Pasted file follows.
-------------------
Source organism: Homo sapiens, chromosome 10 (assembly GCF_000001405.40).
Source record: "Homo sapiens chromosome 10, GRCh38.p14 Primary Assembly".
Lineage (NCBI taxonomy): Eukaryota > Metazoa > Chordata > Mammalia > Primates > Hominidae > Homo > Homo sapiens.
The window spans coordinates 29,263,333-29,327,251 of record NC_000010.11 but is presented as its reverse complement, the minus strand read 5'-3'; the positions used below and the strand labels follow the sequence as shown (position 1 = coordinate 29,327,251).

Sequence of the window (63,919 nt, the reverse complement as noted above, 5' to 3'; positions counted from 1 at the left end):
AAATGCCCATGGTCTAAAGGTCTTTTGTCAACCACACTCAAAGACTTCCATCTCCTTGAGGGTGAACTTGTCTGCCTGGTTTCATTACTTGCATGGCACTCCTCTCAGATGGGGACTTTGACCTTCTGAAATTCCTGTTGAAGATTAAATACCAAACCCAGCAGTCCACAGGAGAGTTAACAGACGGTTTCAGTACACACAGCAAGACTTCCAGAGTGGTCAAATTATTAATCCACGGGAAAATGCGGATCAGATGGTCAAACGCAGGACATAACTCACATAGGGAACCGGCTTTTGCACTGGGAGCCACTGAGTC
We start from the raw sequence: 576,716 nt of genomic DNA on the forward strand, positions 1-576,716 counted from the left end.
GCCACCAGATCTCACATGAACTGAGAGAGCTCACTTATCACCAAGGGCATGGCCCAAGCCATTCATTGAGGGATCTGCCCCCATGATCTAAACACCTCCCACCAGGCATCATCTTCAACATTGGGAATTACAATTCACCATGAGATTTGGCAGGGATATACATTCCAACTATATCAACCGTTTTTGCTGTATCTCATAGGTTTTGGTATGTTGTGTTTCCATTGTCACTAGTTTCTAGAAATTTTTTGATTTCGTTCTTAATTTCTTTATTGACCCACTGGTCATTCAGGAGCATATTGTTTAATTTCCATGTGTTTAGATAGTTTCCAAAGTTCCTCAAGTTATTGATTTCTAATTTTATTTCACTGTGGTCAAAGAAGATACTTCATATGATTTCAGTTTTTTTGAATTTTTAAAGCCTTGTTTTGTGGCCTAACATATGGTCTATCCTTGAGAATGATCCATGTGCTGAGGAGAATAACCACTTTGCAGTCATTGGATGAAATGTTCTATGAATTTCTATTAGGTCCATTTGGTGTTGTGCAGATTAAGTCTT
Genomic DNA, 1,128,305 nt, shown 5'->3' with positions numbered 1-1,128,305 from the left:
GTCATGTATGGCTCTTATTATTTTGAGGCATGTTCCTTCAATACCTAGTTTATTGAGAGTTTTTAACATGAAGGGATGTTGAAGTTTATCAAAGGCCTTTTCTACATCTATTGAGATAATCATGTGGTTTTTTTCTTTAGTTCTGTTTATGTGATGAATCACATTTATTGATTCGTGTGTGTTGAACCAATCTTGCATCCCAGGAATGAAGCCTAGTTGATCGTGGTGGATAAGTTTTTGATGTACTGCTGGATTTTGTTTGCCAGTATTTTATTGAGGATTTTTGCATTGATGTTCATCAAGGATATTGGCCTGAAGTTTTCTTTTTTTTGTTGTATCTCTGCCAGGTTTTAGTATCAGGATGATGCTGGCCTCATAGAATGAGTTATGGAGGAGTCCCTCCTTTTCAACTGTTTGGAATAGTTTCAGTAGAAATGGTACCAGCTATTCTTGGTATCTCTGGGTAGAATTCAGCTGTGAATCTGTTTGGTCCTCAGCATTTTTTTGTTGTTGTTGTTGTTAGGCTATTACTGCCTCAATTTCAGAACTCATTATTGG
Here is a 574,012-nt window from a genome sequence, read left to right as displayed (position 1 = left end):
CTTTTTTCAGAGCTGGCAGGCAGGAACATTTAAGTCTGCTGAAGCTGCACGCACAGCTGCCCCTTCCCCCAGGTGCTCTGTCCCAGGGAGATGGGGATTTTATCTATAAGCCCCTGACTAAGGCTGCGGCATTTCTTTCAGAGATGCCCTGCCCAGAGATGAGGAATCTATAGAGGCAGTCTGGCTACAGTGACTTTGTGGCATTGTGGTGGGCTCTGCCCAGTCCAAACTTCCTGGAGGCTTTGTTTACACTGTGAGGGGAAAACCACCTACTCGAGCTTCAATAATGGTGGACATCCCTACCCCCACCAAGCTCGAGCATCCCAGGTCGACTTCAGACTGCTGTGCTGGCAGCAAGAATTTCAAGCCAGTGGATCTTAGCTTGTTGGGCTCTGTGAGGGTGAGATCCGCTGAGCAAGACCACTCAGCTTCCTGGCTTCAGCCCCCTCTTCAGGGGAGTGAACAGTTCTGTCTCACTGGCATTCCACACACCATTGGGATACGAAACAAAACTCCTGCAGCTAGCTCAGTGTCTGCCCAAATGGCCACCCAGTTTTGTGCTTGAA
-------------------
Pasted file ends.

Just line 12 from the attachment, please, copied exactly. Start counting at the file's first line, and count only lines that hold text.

CTTTTTTCAGAGCTGGCAGGCAGGAACATTTAAGTCTGCTGAAGCTGCACGCACAGCTGCCCCTTCCCCCAGGTGCTCTGTCCCAGGGAGATGGGGATTTTATCTATAAGCCCCTGACTAAGGCTGCGGCATTTCTTTCAGAGATGCCCTGCCCAGAGATGAGGAATCTATAGAGGCAGTCTGGCTACAGTGACTTTGTGGCATTGTGGTGGGCTCTGCCCAGTCCAAACTTCCTGGAGGCTTTGTTTACACTGTGAGGGGAAAACCACCTACTCGAGCTTCAATAATGGTGGACATCCCTACCCCCACCAAGCTCGAGCATCCCAGGTCGACTTCAGACTGCTGTGCTGGCAGCAAGAATTTCAAGCCAGTGGATCTTAGCTTGTTGGGCTCTGTGAGGGTGAGATCCGCTGAGCAAGACCACTCAGCTTCCTGGCTTCAGCCCCCTCTTCAGGGGAGTGAACAGTTCTGTCTCACTGGCATTCCACACACCATTGGGATACGAAACAAAACTCCTGCAGCTAGCTCAGTGTCTGCCCAAATGGCCACCCAGTTTTGTGCTTGAA